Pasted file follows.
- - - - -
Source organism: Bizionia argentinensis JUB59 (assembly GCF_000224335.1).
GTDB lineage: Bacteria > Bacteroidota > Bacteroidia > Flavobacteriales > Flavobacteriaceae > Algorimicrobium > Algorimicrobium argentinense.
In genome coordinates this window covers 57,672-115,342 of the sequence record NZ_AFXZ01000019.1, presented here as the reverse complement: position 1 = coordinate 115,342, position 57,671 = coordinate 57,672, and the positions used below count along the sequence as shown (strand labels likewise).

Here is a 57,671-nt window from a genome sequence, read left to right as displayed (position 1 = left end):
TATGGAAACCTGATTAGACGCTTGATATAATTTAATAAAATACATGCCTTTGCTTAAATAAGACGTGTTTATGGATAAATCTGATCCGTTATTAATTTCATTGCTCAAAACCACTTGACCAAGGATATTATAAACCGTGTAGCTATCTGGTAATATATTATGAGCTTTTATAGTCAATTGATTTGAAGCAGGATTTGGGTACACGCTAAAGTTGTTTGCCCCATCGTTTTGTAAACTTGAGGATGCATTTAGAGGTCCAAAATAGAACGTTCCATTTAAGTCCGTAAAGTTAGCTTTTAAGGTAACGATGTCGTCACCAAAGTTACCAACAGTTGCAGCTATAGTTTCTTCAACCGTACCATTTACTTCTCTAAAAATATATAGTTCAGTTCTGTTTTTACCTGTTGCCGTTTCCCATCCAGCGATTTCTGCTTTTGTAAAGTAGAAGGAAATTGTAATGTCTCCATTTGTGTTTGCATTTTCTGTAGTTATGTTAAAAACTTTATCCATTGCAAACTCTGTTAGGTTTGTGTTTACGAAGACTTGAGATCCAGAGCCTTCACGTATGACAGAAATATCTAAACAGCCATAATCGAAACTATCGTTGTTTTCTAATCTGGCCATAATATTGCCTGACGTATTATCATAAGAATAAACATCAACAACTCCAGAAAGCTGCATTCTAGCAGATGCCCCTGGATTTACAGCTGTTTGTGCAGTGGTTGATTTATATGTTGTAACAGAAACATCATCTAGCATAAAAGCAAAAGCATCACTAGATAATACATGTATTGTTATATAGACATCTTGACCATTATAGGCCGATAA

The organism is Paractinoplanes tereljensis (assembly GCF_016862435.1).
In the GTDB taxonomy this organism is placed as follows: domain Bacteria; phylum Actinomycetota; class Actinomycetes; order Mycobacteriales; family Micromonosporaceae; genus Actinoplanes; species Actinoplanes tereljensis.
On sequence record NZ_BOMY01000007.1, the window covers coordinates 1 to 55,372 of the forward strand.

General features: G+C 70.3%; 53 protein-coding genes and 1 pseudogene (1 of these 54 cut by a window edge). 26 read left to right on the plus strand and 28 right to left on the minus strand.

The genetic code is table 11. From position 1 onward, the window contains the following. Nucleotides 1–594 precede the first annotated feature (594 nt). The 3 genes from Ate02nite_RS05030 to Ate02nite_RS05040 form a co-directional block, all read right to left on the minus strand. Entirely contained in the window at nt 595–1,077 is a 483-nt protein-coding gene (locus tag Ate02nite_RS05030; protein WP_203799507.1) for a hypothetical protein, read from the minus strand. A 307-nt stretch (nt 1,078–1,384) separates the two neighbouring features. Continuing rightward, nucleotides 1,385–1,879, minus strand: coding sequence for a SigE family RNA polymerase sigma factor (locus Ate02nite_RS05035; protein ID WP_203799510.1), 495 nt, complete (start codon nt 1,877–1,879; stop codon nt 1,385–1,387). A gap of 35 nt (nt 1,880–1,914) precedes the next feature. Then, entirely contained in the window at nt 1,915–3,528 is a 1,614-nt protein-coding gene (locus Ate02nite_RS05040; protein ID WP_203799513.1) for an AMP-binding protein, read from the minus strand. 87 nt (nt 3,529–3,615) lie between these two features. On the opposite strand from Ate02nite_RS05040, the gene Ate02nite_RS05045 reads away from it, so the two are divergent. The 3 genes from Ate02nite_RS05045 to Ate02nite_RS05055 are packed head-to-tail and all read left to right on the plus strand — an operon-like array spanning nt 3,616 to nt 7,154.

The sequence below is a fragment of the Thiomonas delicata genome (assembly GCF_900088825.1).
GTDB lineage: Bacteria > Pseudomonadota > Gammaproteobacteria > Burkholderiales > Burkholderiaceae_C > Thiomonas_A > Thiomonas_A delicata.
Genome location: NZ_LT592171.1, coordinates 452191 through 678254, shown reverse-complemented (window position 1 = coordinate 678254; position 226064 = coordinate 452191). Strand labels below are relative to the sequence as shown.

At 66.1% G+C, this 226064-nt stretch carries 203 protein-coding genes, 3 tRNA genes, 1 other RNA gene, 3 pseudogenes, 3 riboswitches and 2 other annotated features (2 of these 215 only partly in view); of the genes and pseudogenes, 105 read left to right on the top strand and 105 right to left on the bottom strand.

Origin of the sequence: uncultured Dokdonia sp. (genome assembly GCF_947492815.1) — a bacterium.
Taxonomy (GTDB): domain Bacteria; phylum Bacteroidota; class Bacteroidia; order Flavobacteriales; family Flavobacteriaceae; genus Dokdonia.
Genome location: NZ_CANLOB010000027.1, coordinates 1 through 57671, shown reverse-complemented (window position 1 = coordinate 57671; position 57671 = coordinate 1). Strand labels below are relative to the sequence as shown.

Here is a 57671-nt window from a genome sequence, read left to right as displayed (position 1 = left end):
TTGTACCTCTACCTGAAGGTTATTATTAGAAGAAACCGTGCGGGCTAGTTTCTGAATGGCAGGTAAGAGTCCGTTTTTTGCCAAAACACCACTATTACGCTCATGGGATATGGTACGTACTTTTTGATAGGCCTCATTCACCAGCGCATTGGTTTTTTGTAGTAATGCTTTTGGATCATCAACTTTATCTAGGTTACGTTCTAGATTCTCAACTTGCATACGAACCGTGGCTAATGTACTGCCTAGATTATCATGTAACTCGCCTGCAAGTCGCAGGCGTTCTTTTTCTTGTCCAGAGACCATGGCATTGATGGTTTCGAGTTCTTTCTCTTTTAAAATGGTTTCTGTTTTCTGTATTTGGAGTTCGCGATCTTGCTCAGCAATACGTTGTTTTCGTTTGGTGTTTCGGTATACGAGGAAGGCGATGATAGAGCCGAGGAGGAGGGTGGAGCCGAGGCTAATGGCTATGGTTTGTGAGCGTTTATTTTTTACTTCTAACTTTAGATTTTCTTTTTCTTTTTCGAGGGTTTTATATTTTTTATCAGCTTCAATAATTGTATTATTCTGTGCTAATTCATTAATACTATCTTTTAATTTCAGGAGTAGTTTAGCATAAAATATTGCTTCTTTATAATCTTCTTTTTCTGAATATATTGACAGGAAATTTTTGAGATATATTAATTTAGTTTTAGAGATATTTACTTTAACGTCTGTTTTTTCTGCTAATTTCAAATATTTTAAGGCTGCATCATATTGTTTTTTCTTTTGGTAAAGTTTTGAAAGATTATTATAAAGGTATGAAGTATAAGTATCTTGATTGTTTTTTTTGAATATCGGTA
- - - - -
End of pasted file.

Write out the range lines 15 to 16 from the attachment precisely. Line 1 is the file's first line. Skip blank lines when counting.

Origin of the sequence: uncultured Dokdonia sp. (genome assembly GCF_947492815.1) — a bacterium.
Taxonomy (GTDB): domain Bacteria; phylum Bacteroidota; class Bacteroidia; order Flavobacteriales; family Flavobacteriaceae; genus Dokdonia.